Assessing whether a particular constellation of facts gives rise to a reasonable suspicion should not — indeed must not — devolve into a scientific or metaphysical exercise. Common sense, flexibility, and practical everyday experience are the bywords, and they are to be applied through the eyes of a reasonable person armed with the knowledge, training and experience of the investigating officer.  [¶71-73] [Emphasis added].

Justice Moldaver openly acknowledges that the acceptance of the less demanding reasonable suspicion standard by the Supreme Court of Canada to things such as the use of drug sniffer dogs will have consequences for Canadian—including innocent ones:

The reasonable and probable grounds standard is a more demanding standard than the reasonable suspicion standard. It follows inexorably from this that more innocent persons will be caught under a reasonable suspicion standard than under the reasonable and probable grounds standard. That is the logical consequence of the way these standards have been defined.

However unappealing that result may be, we should candidly acknowledge that it is the foundation on which Kang-Brown, A.M., and the other reasonable suspicion cases have been built. Indeed, Karakatsanis J. does just that in Chehil, explaining that the “factors that give rise to a reasonable suspicion may also support completely innocent explanations” because the “reasonable suspicion standard addresses the possibility of uncovering criminality, and not a probability of doing so” (para. 32 (emphasis in original)). We accept this cost to individual privacy as a reasonable one in part because properly conducted sniff searches are “minimally intrusive, narrowly targeted, and highly accurate” (Chehil, at para. 28). In short, we have judged the trade-off between privacy and security to be acceptable. [¶85-86]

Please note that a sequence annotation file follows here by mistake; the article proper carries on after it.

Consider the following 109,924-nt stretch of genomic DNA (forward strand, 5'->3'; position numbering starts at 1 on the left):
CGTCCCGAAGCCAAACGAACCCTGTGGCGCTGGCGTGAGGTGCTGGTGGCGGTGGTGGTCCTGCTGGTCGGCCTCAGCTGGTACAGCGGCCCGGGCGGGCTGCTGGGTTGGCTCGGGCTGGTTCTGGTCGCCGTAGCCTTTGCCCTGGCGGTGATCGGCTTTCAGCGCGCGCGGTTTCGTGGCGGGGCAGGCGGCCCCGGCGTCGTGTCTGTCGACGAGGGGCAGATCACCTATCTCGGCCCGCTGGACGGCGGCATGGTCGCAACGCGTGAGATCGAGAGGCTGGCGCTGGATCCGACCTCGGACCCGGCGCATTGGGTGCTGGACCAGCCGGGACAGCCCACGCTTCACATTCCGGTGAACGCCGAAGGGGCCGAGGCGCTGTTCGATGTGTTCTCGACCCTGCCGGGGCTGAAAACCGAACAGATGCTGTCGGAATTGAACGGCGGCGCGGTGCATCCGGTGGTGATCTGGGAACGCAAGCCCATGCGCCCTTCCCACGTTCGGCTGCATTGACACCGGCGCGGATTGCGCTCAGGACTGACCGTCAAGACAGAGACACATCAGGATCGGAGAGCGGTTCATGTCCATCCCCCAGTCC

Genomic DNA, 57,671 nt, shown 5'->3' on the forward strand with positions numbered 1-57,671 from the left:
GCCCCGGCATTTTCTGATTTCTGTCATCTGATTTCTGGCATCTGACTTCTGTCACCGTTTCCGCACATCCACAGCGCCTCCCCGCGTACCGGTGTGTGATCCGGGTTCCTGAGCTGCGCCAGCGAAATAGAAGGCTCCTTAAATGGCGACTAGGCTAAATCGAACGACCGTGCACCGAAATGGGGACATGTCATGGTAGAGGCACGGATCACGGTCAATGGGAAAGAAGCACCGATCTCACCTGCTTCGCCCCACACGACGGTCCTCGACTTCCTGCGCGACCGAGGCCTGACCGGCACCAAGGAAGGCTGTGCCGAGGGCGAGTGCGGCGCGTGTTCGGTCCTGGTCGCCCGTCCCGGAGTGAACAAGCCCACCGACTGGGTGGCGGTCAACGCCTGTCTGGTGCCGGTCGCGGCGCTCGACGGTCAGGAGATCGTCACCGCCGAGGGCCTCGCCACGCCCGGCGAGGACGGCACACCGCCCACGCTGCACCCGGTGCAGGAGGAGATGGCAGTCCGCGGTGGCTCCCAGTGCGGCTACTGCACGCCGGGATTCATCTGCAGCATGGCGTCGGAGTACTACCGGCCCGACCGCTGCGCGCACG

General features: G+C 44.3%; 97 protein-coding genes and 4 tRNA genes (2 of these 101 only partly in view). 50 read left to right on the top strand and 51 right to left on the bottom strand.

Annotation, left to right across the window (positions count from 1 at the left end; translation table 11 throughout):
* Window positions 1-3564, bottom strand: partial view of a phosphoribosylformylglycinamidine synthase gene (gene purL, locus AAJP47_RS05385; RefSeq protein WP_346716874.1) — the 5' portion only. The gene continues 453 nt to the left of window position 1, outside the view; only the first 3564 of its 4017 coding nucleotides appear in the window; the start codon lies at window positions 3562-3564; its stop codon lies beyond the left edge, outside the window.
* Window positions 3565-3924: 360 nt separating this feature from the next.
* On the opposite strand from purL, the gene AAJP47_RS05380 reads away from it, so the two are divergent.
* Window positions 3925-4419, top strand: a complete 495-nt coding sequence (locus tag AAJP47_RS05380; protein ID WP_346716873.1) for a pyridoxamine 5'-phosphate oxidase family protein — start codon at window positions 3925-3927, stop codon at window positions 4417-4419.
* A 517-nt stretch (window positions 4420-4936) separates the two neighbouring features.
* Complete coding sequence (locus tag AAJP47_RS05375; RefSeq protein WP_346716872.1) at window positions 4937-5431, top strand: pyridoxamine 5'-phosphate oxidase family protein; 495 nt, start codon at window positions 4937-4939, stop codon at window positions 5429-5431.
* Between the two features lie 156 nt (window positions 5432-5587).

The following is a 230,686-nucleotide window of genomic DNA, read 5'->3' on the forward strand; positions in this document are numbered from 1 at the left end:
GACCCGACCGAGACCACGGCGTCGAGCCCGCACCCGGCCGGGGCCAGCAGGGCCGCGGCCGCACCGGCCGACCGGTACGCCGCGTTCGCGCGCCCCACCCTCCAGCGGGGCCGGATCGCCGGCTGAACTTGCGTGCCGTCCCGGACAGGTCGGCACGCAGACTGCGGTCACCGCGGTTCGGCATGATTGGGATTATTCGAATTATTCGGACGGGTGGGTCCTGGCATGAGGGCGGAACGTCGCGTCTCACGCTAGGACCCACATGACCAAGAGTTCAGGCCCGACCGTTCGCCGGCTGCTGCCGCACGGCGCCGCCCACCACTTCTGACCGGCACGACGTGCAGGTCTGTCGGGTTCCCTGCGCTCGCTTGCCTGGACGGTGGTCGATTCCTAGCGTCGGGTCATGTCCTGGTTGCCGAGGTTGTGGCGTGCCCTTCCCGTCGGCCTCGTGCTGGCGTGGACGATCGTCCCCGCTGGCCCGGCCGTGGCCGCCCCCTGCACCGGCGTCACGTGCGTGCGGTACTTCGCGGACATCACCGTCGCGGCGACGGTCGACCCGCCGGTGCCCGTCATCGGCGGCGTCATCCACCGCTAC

One final note-worthy aspect found in MacKenzie is Moldaver J’s inclusion of the officer’s training and field experience as being the prism through which the officer’s subjective belief was objectively reasonable:

Looking at the totality of the evidence through the lens of an officer with training and field experience in the transportation and detection of drugs, I am satisfied that Cst. Sperlie’s subjective belief that the appellant might be involved in a drug-related offence was objectively substantiated. Accordingly, Cst. Sperlie had reasonable suspicion that the appellant was engaged in a drug-related offence.  [¶83] [Emphasis added]

BCH